His eccentricity, boundary-pushing bravado and brilliant knack for flamboyance could have all made it so on their own, but it was perhaps Robin Williams' way of taking up queer characters with just the right balance of warmth and pitch-perfect irreverence that made us love him most.

Yes, Williams -- gay cabaret owner in "The Birdcage" and the one-and-only dad-in-drag "Mrs. Doubtfire," among other favorites -- was an icon for the lesbian, gay, bisexual and transgender community just as much as he was a cherished persona for anyone in the world who loves comedy and could tell a genius of the form when they saw one.


Williams' death by suicide this week was no doubt more cutting for many in the LGBT community because of the support he'd shown for them and theirs, decades before many of their own family and friends would do the same. But it should also strike a chord for the intense relevance that the newly-revived national conversation around depression and suicide has for so many LGBT youth.

According to the Centers for Disease Control and Prevention, LGBT kids are "at increased risk for suicidal thoughts and behaviors, suicide attempts, and suicide."

In an overview of the issue on its website, the CDC references one study that showed lesbian, gay and bisexual students in 7th through 12th grades were more than twice as likely to have attempted suicide as their heterosexual peers. More than twice.

It also cites a second study of 7th- and 8th-graders that found students "who were questioning their sexual orientation reported more bullying, homophobic victimization, unexcused absences from school, drug use, feelings of depression, and suicidal behaviors than either heterosexual or LGB students."

Just this week, a coalition of youth advocates spoke out about the need for more support for LGBT kids in the state's education, foster care and juvenile justice systems. And one mental health expert, in reaction to Williams' death, mentioned a lack of child psychiatrists and wrap-around services for those suffering mental health issues in the community as major barriers to preventing tragic outcomes like suicide.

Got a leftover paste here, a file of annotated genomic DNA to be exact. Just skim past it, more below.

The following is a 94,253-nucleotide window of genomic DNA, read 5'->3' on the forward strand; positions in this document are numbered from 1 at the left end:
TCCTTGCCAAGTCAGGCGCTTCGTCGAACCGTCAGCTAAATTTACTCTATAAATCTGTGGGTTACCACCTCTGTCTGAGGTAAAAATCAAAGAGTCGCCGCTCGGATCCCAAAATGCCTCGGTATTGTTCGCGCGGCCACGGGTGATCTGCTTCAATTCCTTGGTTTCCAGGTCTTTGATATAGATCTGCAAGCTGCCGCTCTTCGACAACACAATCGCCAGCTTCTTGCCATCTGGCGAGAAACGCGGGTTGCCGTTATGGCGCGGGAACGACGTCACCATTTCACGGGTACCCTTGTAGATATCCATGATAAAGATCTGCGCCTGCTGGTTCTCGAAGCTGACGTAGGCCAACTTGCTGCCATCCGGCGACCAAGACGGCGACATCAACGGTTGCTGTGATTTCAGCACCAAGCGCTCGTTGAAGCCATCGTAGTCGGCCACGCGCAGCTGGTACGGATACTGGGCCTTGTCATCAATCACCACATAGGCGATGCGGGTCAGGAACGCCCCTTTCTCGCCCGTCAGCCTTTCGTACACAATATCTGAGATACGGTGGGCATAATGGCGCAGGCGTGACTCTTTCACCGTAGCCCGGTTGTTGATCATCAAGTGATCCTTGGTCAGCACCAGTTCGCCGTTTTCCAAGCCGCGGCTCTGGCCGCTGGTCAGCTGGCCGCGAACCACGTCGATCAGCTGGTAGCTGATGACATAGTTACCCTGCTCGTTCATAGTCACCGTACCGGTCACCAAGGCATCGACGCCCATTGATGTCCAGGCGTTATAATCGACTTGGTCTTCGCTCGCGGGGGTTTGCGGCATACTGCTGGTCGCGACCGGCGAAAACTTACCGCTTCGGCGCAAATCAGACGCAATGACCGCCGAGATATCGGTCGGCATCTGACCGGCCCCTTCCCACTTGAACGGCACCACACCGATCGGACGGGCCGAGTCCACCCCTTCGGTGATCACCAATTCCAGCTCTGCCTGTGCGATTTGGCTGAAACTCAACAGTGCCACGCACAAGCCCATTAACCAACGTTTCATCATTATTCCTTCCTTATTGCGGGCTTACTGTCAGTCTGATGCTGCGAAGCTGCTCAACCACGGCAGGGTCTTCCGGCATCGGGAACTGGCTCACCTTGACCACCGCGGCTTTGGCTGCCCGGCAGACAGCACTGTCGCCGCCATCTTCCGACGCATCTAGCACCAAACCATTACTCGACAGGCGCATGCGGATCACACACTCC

When Gov. Martin O'Malley formed a state commission in 2009 to address suicide in the state, vulnerable populations -- including members of the LGBT community -- were explicitly targeted for intervention efforts, and that work continues. Still, there is much to be done.

Perhaps something to focus on should be one more finding from the studies cited by the CDC: Lesbian, gay and bisexual students who did not experience homophobic bullying reported the lowest levels of depression and suicidal feelings of all student groups. In other words, it's not their identity that is giving them hell, but others who disapprove.

How many promising young LGBT kids in arts and theater programs in Maryland schools have the same promising charisma and zany talent that Williams' must have shown at a young age?

How many are holding it in for fear of standing out? How many are fighting similar battles with depression?

More to the point: How many would thrive and go on to reach great heights if more was done to ensure that bullying -- for any reason, including sexual orientation or gender identity -- was more thoroughly stamped out for good?

As we all reflect back on Williams -- an ally and friend to the LGBT community -- they are questions worth asking.

Elsewhere in the world:

- Arizona State University offensive lineman Chip Sarafin has come out as gay, making him the only known publicly gay player in major college football.

- Jim Becker, executive editor of Baltimore OUTloud, has penned a piece in support for the Gay, Lesbian, Bisexual and Transgender Community Center of Baltimore, which you can read here.


- Looks like it's onward and upward for gay nuptials in our neighbor to the south, where federal judges have refused to stay a decision striking down Virginia's same-sex marriage ban.